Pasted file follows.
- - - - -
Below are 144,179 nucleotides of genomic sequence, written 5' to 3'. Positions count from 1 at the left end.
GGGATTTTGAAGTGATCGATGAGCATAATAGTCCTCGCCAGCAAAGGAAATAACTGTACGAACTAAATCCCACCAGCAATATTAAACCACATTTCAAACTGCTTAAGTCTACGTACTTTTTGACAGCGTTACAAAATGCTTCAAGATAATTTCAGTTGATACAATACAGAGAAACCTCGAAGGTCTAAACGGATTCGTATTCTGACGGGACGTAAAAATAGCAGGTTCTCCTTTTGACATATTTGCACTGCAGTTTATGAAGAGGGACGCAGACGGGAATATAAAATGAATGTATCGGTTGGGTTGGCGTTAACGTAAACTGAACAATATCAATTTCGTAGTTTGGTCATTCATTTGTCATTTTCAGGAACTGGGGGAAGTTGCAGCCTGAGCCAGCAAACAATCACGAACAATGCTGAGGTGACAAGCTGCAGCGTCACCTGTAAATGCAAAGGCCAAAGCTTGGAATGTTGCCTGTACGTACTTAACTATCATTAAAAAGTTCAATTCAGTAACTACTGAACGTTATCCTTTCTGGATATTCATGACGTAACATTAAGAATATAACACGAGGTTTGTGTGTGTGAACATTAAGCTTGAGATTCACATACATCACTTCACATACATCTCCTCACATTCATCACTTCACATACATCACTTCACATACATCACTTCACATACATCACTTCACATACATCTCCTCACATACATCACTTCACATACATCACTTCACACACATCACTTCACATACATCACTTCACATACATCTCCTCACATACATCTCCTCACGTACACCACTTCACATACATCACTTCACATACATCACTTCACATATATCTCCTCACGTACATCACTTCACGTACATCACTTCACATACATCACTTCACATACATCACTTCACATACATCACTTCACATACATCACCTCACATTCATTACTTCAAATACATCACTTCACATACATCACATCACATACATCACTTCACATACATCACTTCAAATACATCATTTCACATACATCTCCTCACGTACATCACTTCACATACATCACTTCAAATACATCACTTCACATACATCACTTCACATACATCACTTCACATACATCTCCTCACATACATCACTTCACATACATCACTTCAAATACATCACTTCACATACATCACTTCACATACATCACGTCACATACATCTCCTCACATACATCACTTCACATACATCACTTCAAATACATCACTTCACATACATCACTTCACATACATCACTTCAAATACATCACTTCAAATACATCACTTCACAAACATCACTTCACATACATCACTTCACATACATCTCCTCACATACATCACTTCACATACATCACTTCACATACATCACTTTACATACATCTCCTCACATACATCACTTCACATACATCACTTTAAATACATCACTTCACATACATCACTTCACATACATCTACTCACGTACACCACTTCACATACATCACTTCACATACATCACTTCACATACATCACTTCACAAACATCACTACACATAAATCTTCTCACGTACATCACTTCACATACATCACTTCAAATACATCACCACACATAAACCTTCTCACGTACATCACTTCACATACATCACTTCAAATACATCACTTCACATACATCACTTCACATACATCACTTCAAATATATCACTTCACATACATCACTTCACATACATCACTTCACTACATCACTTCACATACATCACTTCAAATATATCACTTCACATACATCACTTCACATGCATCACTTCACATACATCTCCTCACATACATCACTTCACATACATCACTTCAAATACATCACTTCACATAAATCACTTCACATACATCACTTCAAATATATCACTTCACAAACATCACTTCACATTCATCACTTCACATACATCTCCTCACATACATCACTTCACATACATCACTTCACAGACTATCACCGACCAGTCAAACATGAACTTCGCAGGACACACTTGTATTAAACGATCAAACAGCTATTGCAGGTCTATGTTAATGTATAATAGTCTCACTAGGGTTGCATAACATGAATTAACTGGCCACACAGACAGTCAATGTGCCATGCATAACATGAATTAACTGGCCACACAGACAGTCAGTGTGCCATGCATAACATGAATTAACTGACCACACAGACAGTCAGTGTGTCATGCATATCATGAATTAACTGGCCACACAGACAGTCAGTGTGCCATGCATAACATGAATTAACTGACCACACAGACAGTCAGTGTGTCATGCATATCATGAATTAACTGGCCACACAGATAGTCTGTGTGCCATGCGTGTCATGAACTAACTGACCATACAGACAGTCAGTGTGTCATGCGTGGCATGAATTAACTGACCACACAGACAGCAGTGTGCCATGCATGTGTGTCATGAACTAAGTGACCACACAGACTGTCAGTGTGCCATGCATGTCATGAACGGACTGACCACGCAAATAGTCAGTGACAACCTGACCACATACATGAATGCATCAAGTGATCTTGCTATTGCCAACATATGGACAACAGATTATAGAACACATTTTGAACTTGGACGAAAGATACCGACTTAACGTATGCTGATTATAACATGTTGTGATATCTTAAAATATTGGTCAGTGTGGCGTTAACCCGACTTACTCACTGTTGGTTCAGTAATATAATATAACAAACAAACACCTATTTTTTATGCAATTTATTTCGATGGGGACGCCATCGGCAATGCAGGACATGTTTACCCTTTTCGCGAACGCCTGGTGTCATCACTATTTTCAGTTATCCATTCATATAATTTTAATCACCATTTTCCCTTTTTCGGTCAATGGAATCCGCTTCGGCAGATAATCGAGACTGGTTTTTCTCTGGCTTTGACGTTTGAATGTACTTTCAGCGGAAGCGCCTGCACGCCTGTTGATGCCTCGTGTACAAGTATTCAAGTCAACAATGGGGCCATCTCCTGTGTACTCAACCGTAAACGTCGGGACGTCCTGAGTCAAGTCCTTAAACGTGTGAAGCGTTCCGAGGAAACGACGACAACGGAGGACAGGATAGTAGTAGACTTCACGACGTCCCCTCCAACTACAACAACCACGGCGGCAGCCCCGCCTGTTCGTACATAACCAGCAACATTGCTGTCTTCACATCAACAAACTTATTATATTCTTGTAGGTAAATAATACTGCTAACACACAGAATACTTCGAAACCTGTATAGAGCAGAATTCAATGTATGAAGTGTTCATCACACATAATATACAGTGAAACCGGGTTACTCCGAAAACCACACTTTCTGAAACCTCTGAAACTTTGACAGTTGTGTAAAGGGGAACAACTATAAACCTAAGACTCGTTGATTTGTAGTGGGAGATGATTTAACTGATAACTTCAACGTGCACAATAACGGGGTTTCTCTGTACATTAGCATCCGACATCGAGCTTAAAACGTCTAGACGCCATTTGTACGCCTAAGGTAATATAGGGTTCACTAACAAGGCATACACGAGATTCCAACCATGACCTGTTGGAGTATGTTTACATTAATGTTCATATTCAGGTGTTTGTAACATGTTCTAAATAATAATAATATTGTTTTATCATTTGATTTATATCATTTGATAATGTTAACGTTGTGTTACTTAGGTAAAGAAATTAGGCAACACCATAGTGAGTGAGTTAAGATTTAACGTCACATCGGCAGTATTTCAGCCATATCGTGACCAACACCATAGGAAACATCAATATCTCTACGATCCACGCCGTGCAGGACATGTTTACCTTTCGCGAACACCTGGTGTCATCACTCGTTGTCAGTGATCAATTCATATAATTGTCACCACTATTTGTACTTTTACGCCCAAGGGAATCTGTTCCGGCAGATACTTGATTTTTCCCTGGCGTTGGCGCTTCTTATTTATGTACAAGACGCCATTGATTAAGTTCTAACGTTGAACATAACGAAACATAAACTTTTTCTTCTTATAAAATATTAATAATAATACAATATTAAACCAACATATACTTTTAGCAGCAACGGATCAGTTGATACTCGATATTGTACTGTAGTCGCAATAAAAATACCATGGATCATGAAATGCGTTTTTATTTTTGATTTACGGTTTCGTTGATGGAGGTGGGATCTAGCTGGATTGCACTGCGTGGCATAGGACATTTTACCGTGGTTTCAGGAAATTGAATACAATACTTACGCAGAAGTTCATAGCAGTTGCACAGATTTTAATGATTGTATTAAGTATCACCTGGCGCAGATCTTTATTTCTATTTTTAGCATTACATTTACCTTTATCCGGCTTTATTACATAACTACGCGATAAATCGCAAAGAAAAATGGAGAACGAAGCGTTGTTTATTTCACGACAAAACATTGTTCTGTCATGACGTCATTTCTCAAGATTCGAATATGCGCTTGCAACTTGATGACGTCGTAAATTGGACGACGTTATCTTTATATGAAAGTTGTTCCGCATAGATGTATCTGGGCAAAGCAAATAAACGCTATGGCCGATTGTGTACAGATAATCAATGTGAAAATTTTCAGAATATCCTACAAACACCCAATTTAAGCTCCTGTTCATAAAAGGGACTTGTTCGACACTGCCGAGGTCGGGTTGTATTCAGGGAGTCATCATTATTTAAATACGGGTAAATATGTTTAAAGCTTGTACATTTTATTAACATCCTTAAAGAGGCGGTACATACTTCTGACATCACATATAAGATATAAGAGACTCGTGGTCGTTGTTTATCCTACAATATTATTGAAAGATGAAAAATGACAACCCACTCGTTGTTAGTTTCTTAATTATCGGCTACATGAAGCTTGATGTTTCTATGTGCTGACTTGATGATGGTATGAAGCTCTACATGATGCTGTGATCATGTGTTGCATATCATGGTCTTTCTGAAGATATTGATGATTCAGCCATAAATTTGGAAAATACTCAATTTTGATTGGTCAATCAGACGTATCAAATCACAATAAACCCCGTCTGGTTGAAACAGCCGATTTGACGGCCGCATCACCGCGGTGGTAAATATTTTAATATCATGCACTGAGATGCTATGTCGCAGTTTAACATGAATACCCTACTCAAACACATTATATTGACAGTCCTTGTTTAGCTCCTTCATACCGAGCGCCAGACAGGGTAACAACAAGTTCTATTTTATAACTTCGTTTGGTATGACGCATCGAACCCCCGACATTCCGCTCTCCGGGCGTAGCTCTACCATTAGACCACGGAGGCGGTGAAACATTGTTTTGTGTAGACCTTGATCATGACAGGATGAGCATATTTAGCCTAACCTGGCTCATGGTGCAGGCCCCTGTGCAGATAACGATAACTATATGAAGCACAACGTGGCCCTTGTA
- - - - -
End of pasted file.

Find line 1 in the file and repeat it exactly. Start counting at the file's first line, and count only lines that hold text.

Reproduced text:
Below are 144,179 nucleotides of genomic sequence, written 5' to 3'. Positions count from 1 at the left end.